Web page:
So, it's little surprise that the 1970s and '80s saw the introduction of personal retirement savings plans. The Individual Retirement Arrangement (IRA) was formed by the Employee Retirement Income Security Act (ERISA) in 1974. And the first 401k plan was created in 1980.

These savings vehicles are defined contribution plans. The future payout of the plan is variable (i.e., unknown today), and will be largely a function of how much of their income the worker directs into the fund over their career, as well as the market return on the fund's investments.

Touted as a revolutionary improvement for the worker, these plans promised to give the individual power over his/her own financial destiny. No longer would it be dictated by their employer.

Your company doesn't offer a pension? No worries: open an IRA and create your own personal pension fund.

Afraid your employer might mismanage your pension fund? A 401k removes that risk. You decide how your retirement money is invested.

Want to retire sooner? Just increase the percent of your annual income contributions.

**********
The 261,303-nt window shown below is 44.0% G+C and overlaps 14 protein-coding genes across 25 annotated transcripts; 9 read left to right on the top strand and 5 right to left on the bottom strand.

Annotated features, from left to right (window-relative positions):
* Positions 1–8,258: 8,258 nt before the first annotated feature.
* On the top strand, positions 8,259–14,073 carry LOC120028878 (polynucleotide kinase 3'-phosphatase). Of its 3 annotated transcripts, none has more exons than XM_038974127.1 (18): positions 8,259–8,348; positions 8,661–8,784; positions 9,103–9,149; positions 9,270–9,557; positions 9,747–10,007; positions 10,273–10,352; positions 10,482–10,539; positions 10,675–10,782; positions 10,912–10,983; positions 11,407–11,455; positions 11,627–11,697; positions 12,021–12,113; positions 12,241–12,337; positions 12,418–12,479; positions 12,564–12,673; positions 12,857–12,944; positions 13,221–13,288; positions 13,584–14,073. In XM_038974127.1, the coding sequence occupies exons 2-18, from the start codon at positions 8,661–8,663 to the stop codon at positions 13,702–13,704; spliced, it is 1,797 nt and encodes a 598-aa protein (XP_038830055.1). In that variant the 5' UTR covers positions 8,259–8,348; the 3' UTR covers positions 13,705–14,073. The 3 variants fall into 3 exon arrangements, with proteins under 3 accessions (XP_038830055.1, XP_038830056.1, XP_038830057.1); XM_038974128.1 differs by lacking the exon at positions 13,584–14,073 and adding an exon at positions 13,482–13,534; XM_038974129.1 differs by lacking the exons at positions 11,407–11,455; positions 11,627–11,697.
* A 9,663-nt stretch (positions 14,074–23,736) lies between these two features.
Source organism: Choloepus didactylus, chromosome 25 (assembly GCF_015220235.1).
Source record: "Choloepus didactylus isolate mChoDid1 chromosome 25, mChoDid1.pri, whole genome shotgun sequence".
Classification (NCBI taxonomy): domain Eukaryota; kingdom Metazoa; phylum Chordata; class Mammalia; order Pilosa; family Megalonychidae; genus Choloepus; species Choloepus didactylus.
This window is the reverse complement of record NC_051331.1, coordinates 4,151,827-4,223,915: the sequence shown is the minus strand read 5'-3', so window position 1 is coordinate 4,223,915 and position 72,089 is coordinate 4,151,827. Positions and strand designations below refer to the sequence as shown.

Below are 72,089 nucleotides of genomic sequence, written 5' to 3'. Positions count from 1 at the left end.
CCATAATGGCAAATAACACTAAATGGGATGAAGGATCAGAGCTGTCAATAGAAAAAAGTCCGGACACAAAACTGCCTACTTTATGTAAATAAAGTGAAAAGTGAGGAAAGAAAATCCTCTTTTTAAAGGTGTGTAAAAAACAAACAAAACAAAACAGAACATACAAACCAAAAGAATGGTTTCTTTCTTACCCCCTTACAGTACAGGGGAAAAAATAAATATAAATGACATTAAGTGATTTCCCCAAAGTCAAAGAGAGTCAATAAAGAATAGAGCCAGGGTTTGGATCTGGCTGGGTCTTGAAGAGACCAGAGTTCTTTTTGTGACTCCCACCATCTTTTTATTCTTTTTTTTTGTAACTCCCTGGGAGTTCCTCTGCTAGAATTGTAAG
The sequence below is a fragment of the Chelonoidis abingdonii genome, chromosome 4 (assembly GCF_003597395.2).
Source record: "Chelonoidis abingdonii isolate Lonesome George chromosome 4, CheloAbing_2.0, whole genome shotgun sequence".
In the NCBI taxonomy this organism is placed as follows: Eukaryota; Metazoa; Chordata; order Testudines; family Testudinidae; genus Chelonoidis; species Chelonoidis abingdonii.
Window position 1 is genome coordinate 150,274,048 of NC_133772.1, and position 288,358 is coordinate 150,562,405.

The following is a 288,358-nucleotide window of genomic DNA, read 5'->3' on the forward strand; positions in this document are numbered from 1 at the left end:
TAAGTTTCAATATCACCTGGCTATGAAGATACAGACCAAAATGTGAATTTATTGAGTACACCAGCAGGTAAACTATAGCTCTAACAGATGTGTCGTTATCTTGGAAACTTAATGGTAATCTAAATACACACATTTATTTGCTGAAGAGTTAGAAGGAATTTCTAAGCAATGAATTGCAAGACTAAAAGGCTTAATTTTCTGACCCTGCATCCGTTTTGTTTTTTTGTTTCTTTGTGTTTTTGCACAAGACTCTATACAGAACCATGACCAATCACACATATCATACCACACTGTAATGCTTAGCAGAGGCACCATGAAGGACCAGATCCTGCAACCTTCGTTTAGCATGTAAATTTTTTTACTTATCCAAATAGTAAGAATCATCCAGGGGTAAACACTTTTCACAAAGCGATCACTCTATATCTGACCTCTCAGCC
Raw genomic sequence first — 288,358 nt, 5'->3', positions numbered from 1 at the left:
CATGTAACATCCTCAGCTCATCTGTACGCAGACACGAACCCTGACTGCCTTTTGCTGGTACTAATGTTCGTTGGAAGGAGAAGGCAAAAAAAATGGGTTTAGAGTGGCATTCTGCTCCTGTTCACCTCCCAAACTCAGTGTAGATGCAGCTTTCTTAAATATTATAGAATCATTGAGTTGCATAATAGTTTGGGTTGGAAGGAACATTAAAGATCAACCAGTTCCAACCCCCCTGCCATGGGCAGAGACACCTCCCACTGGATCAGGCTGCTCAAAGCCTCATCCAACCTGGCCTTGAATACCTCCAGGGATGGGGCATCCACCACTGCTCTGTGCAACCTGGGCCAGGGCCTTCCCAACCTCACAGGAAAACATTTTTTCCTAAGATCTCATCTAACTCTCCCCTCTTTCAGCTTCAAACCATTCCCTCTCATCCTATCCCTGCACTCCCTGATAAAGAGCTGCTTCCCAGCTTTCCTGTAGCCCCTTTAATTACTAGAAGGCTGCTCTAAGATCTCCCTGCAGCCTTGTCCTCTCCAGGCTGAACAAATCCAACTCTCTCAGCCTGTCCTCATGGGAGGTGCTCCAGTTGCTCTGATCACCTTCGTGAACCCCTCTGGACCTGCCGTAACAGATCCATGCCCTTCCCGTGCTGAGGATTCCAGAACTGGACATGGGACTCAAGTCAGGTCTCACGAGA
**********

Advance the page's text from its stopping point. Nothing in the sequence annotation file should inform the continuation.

All this sounded pretty good to workers. But it sounded GREAT to their employers.

Why? Because it transferred the burden of retirement funding away from the company and onto its employees. It allowed for the removal of a massive and fast-growing liability off of the corporate balance sheet, and materially improved the outlook for future earnings and cash flow.

As you would expect given this, corporate America moved swiftly over the next several decades to cap pension participation and transition to defined contribution plans.

The table below shows how vigorously pensions (green) have disappeared since the introduction of IRAs and 401ks (red):


So, to recap: 40 years ago, a grand experiment was embarked upon. One that promised US workers: Using these new defined contribution vehicles, you'll be better off when you reach retirement age.

Which raises a simple but very important question: How have things worked out?

The Ugly Aftermath

America The Broke

Well, things haven't worked out too well.